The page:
Tuesday, October 10, 2006 9:03 AM
Topic: New Yorker Customer Service Questions
I’m not sure who to contact about my question, but I appreciate any guidance you can give me.
My problem is with the DVD set I ordered soon after it’s initial release.
I paid $99 for it and didn’t use it as much as I would have liked because it was so clumsy. Now it sits on the bookshelf, unused. When I see a better solution–the external drive–for three times as much (I think), I feel taken advantage of because I not only took a risk as an “early adopter” of the technology, but got pushed to the back of the line for a superior technology. I would have been better off waiting for a product I didn’t realize was being developed. Why wasn’t there a discount offered to those of us who are at a disadvantage for underwriting the development of the technology? Why isn’t there a program wherein I can trade my cumbersome, antiquated set of DVD’s for the same thing on a useable media format? I’m sorry to say, I regret having spent the money on a resource I truly would have treasured and, as a freelance writer, I can hardly afford to simply run out and make another investment like my first one.
I can’t possibly be the only person concerned with this oversight of your loyal customers.
Would you point me in the direction of a solution?
Thanks very much,
Hi, SariI completely understand your feelings on this and yes, we actually did offer a discount of $60 for those who had already purchased the DVD set. Since we don’t have email addresses or records on everyone who purchased the DVD set (as there are those who did not purchase the set directly from us), we sent the promotion out to as many people as we could that had the DVD set. If you call us at 800-897-8666, and speak to one of our customer representatives, they will give you the $60 rebate on your hard drive. The only thing you should know is that you cannot get personalized engraving if you order over the phone, but you can if you order online. If you would prefer to order it online, then let me know, because I will have to provide you with a code I create so you can receive your $60 off the hard drive.Sincerely,April M
Wednesday, October 11, 2006 12:28 PMThanks April, for such a nice, personal response.I wish I could say the offer was a good one, but I still don’t think it’s quite fair that i paid $100 for something that became obsolete within a year (?) and replaced by something much better suited to what I need. To be honest, I’ve only used the set once or twice because the DVD switching back and forth was too much of an obstacle for the quick searches I need to do. I would have leapt at the chance to buy the plug-in version for a higher price. To buy that now with $60 off, still means I’m paying MORE to get what I needed in the first place and if I do buy it, I have a useless DVD set. I think a more reasonable scenario would have been to offer the DVD set with the understanding that the technology was like a “beta release” and that for signing on early, subscribers would be rewarded with preferential treatment for basically buying a “beta release” of a new venture for The NewYorker. You spent less advertising money to secure me as a customer and yet a customer who buys the external hard drive device gets a better deal, which you paid more ad dollars to sell and that customer got a product which might have been developed on the backs of those of us who trusted The New Yorker to respect the value of long-time readers. Think of us as “members” who receive club benefits by supporting the club for years and are therefore given priority over “guests” or newcomers.I beg your forgiveness for my long email. I broke my leg yesterday and the pain medication is making it hard to write clearly.Let me know what you think,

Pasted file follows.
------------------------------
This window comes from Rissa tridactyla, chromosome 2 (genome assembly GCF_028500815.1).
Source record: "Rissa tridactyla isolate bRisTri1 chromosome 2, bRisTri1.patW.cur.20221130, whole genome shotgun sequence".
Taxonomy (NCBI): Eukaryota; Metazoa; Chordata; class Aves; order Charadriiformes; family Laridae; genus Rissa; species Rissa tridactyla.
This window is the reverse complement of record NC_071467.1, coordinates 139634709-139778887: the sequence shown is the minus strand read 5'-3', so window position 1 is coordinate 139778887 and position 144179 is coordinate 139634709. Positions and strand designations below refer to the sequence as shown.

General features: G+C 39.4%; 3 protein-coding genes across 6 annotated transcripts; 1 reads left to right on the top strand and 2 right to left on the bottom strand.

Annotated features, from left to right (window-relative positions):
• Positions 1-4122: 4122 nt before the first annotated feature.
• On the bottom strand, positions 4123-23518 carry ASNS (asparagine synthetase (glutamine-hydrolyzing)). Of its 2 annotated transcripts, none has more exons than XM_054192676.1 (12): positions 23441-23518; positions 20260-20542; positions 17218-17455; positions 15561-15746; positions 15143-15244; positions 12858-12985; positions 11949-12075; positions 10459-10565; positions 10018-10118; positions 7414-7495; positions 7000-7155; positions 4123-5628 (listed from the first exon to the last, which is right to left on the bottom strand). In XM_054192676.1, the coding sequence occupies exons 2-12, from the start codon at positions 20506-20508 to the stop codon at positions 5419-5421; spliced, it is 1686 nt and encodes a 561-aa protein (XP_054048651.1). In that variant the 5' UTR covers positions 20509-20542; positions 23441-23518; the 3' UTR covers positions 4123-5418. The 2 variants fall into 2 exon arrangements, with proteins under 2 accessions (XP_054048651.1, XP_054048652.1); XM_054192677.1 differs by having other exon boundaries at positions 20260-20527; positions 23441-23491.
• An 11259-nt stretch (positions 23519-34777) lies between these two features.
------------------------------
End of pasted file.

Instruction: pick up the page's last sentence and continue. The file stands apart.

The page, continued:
Mon Oct 9 12:33:34 CDT 2006
Hi, Sari -I hate to hear that we would lose a customer based on this. Did you purchase the set through us, because I cannot find you in our records? Perhaps you purchased with a different name than Sari?We offered the rebate for the very reason you describe–we didn’t want to penalize those who already owned the DVD set. We had to come up with a number that seemed fair for all – those who purchased early, and those who purchased later. I do appreciate your position as far as not really using the set and wanting the hard drive. I can safely tell you, as I was primarily involved in the hard drive product, that we didn’t know we were going to create the hard drive product when the DVD set came out.So, what can I do for you that would encourage you to purchase the hard drive? Maybe there is a compromise somewhere in between? Please let me know and I will try to accomodate your request.I hope you’re feeling better after your leg break. That’s terrible!